Browsing Tag

hiking

5 Ways to “Get Away” when you can’t Actually Get Away

September 20, 2016 in Travel Tips / Uncategorized

Sure, buying a plane ticket and escaping to somewhere AMAZING sounds fantastic, but let’s be real – we can’t all do that!  Sometimes we just need to put our day to day routines on pause and find a change of scenery in order to recharge our batteries a little.  If you can’t make a grand escape somewhere exotic, here are a few ways to shake things up a little and get away without actually getting away.


Camping
1.  Go Camping

Camping is a GREAT way to recharge!  One, because chances are, you have campground close by.  Two, it’s an inexpensive way to escape reality and Three, it’s an easy weekend trip.  ReserveAmerica.com is a handy resource to find places to camp.  Just decide what part of the world you would like to camp, and find campgrounds in and around that area.
We did this last minute on labor day weekend.  We found a site in a campground nearby and went for a night.  While it would have been nice to stay longer, it was still a lot of fun and a nice change of pace!

Hiking through Glacier NP - Montana

2.  Take a Hike

Hiking is a fun way to get out of the house and enjoy the outdoors.  A quick google search or alltrails.com will help you find a hike nearby (or wherever you prefer to go) that suits your needs.

3.  Explore Towns that Surround You

The internet makes finding cool new places a really simple task.  All you need to do is search!  Find areas that are around you within a reasonable distance that you haven’t been.  Sometimes the best places really are closer than you think.  Make it a day trip!

4.  Discover Unique Shops Nearby

This might sound weird, but I get really excited when I find a really cool coffee shop.  Why?  I just love a good latte.  Maybe you do too.  Or maybe you prefer a neat antique shop.  Take a walk and see what local shops you may have missed.

5.  Utilize TripAdvisor

I’m not getting any sort of compensation for talking about TripAdvisor.  I just plain love utilizing them to find great new places!  Look up the top places in your area.  Or, look up the top places in a town close by.

 

Have any other ideas?  Feel free to comment below!

3 Amazing Places to Check Out in Montana

August 30, 2016 in Trips in Western United States

Montana is by far one of the most stunning places I have ever been.  Full of incredible scenery and wildlife, it really is one of a kind.  While the entire state is postcard-esque, there are a few spots in particular that I highly recommend checking out.


Many Glacier – Glacier National Park

Many Glacier was by far my favorite area of Glacier National Park.  The landscapes were like nothing I had ever seen.  From enormous mountains to crystal clear waters, everywhere you turn is like a dream.   This also happens to be where you find Grinnell Glacier, a spectacular hike that I also like to refer to as the stairway to Heaven!  That being said, Many Glacier is also full of active wildlife.  With wildlife like this, safety measures are HIGHLY recommended.  Bear spray is absolutely essential!  Read my last Montana blog post to see why I am emphasizing this.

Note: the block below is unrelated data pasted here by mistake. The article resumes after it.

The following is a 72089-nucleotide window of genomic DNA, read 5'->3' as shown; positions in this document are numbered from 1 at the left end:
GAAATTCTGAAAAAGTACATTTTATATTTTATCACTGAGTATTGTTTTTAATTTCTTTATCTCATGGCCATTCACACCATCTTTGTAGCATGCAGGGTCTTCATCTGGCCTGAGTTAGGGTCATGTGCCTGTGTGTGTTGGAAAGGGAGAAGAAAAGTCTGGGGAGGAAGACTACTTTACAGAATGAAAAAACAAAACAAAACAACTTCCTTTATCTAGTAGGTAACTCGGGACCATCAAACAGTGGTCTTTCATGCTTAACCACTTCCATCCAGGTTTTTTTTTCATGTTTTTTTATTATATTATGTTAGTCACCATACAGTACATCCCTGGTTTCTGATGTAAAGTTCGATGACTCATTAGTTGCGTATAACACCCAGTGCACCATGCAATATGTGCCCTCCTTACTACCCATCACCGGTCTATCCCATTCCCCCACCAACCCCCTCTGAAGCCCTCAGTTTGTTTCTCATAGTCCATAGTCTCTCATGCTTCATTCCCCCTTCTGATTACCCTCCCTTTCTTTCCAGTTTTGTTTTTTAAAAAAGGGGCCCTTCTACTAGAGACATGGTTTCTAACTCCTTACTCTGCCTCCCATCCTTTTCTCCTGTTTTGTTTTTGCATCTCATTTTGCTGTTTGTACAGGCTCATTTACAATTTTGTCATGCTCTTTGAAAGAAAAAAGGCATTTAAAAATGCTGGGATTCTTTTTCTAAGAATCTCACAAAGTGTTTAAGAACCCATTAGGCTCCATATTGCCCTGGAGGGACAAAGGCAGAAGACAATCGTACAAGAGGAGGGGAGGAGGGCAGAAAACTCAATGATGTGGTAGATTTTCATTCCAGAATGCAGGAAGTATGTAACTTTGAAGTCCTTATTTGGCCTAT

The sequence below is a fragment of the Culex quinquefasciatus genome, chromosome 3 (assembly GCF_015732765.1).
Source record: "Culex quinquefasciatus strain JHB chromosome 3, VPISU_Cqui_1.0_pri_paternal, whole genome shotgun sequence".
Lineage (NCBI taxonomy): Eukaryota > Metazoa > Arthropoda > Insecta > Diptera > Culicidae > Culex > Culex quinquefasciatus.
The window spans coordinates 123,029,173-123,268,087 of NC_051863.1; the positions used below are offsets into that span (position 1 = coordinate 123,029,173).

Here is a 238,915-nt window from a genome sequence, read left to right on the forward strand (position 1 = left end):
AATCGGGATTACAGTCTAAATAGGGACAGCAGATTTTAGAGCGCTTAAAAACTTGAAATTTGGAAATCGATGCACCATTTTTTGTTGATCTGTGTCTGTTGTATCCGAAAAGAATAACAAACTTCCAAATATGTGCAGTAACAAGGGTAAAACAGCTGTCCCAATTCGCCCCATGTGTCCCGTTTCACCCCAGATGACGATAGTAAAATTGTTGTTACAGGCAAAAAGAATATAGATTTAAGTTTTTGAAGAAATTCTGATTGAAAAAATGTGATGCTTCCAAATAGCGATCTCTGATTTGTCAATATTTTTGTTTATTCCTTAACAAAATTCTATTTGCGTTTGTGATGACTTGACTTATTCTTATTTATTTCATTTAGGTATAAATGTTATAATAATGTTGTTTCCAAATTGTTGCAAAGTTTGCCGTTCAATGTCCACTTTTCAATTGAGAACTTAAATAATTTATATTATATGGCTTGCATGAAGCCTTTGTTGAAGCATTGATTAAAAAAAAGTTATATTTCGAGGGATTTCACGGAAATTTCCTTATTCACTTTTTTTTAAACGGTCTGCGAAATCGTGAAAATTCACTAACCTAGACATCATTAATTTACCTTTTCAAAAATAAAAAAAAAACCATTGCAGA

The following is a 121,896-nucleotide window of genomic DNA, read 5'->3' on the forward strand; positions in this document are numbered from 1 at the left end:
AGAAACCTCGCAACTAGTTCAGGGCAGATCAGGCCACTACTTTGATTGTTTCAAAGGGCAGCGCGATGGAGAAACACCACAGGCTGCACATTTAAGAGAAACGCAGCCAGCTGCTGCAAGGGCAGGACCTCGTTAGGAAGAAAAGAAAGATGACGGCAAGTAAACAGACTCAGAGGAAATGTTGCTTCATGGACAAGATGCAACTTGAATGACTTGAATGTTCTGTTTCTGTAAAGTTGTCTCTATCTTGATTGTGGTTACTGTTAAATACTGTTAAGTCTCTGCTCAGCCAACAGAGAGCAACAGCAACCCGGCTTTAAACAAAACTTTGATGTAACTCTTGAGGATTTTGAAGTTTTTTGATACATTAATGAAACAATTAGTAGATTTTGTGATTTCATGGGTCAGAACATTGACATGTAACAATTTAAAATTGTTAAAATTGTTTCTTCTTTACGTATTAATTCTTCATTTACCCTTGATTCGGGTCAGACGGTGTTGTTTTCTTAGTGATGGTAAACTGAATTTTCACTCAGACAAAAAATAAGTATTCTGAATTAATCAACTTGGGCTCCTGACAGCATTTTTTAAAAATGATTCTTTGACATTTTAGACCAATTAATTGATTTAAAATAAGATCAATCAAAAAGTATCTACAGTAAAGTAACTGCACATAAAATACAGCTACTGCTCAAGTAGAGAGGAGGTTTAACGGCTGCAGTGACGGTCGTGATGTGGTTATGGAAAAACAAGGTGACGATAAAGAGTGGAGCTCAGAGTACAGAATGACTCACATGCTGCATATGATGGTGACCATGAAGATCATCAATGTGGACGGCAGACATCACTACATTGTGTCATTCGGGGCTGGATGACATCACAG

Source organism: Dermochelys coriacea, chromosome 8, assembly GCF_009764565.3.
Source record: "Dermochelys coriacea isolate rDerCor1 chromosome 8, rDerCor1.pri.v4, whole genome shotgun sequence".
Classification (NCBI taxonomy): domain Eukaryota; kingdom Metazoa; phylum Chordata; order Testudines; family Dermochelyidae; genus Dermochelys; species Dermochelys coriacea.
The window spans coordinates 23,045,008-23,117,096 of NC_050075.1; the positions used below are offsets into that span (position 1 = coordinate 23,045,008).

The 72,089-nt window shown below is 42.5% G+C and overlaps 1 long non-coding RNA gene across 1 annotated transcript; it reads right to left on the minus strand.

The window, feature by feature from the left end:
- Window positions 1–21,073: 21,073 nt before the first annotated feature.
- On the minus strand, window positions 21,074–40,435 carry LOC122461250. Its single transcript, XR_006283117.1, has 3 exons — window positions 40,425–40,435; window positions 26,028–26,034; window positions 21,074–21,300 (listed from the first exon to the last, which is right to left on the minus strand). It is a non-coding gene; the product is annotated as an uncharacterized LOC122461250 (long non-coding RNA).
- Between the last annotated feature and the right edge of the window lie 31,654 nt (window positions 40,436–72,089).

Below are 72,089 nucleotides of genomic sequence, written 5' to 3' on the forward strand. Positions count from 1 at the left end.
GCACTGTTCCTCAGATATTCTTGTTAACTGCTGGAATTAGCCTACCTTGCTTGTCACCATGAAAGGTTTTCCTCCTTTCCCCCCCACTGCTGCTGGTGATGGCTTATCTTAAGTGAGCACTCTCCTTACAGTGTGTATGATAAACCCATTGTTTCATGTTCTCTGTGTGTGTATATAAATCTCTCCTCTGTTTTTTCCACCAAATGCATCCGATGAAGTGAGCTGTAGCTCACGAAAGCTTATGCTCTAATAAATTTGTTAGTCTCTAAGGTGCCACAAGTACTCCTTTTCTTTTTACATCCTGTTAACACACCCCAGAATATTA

Grinnell Glacier Trail - Glacier NP Montana Grinnell Glacier Trail - Glacier National Park, MT


St. Mary & Virginia Falls – Glacier National Park

The hike to St. Mary Falls was relatively easy and beautiful.  We thought those were impressive until we continued up to Virginia Falls, where we were completely blown away!  This hike does not disappoint.  Be prepared to get a little wet when you reach Virginia Falls!
Virginia Falls - Glacier National Park, MT Virginia Falls in Glacier National Park, MT


Plains

Who would have thought that such an open area consisting of almost NOTHING could be something so incredible?  Wide open spaces galore here!  The downside was a lack of cell service.  However, the views were spectacular and allowed for endless photo opportunities.

Rainbow in Montana Plains
Montana Plains

a girl and her travel bug photo

4TH OF JULY WEEKEND IN VERMONT

July 14, 2015 in Trips in Eastern United States

This past 4th of July was especially unique for me because I was able to spend it in Vermont.  In fact, this was my first time experiencing the New England area at all.  My boyfriend and I made the trek after work that Thursday evening and arrived at our destination (Charlotte, VT) around 3:30am the next morning.  By the way, the buggy got me from Westminster, MD all the way to Charlotte on a single tank of gas.  Am I bragging a little?  Maybe…..  😉

Charlotte, VT

Charlotte, VT

I was surprised by how beautiful Vermont actually was.  I’m an avid fan of mountainous terrain and scenic open spaces, probably because they remind me of the time I’ve spent out West.  Vermont had this “West-type” of beauty, in my opinion.  The massive amounts of rain we’ve acquired here on the East coast have also made their way to Vermont, allowing for beautiful lush green mountains and offering a perfect display of scenery for a Vermont newbie.

Charlotte is a very small area.  Then again, from what I’ve been told (and seen), it is a pretty desolate state anyway.  Despite its small size, there were plenty of beautiful surroundings.  There wasn’t much in the area, but there was a cute little market that people seem to frequent.  The Old Brick Store is small but carries the essentials.  My favorite part was that they had a little cafe where sandwiches and various drinks could be purchased.  However, the service was meh and sometimes it felt like I was standing there for an eternity before someone would acknowledge my existence.  When I was finally able to order, however, the drinks were wonderful.  Many of their items were organic, which was a plus in my book, but also quite pricey as many organic items are.

Charlotte, VT

Charlotte, VT

One of the cooler parts is Charlotte’s proximity to the Adirondacks.  As a matter of fact, this small part of Vermont is nestled between the Green Mountains and the Adirondacks, so each way you turn there is a beautiful view in the distance.  The drive in and out is quite scenic and incredibly beautiful.

Charlotte sits close to Vermont’s biggest city (although it isn’t a very big city at all), Burlington.  Our travel time from Charlotte to Burlington was about 20-25 minutes tops.  I have to admit that I loved Burlington!  It was such a vibrant and artsy city with beautiful old architecture.  We walked Church Street, a pedestrian-only road lined with boutique shops and local restaurants with a few chains mixed in.  The best part?  People are not allowed to smoke on Church Street!  Oh, and did I mention L.L. Bean offers free wi-fi for those perusing?  Yeah – pretty cool.